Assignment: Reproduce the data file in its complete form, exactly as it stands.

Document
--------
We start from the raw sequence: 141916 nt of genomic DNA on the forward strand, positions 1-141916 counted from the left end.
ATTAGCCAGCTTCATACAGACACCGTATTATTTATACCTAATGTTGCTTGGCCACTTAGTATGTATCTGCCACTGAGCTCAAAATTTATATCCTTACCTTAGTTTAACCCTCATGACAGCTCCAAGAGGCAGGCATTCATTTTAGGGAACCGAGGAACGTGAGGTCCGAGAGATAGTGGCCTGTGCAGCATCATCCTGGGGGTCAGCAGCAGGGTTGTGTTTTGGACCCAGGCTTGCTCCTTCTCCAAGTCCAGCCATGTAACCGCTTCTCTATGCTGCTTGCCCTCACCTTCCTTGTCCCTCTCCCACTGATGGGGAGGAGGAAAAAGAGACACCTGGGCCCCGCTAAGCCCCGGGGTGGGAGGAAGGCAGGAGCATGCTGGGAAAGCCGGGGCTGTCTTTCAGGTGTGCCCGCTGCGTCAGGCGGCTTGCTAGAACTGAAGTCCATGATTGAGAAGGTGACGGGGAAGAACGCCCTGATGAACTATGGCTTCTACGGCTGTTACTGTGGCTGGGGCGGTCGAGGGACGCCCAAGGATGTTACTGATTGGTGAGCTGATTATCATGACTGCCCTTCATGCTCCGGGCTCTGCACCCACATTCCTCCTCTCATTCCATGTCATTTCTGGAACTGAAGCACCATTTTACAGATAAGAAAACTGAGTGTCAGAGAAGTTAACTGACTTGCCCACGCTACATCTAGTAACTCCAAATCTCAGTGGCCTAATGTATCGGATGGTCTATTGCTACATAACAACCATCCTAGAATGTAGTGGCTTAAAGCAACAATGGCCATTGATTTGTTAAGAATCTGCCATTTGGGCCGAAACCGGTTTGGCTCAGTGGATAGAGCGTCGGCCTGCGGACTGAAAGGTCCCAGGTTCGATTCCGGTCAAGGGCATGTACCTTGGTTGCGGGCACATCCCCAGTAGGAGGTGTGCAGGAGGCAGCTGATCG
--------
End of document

We start from the raw sequence: 141916 nt of genomic DNA on the forward strand, positions 1-141916 counted from the left end.
ATTAGCCAGCTTCATACAGACACCGTATTATTTATACCTAATGTTGCTTGGCCACTTAGTATGTATCTGCCACTGAGCTCAAAATTTATATCCTTACCTTAGTTTAACCCTCATGACAGCTCCAAGAGGCAGGCATTCATTTTAGGGAACCGAGGAACGTGAGGTCCGAGAGATAGTGGCCTGTGCAGCATCATCCTGGGGGTCAGCAGCAGGGTTGTGTTTTGGACCCAGGCTTGCTCCTTCTCCAAGTCCAGCCATGTAACCGCTTCTCTATGCTGCTTGCCCTCACCTTCCTTGTCCCTCTCCCACTGATGGGGAGGAGGAAAAAGAGACACCTGGGCCCCGCTAAGCCCCGGGGTGGGAGGAAGGCAGGAGCATGCTGGGAAAGCCGGGGCTGTCTTTCAGGTGTGCCCGCTGCGTCAGGCGGCTTGCTAGAACTGAAGTCCATGATTGAGAAGGTGACGGGGAAGAACGCCCTGATGAACTATGGCTTCTACGGCTGTTACTGTGGCTGGGGCGGTCGAGGGACGCCCAAGGATGTTACTGATTGGTGAGCTGATTATCATGACTGCCCTTCATGCTCCGGGCTCTGCACCCACATTCCTCCTCTCATTCCATGTCATTTCTGGAACTGAAGCACCATTTTACAGATAAGAAAACTGAGTGTCAGAGAAGTTAACTGACTTGCCCACGCTACATCTAGTAACTCCAAATCTCAGTGGCCTAATGTATCGGATGGTCTATTGCTACATAACAACCATCCTAGAATGTAGTGGCTTAAAGCAACAATGGCCATTGATTTGTTAAGAATCTGCCATTTGGGCCGAAACCGGTTTGGCTCAGTGGATAGAGCGTCGGCCTGCGGACTGAAAGGTCCCAGGTTCGATTCCGGTCAAGGGCATGTACCTTGGTTGCGGGCACATCCCCAGTAGGAGGTGTGCAGGAGGCAGCTGATCG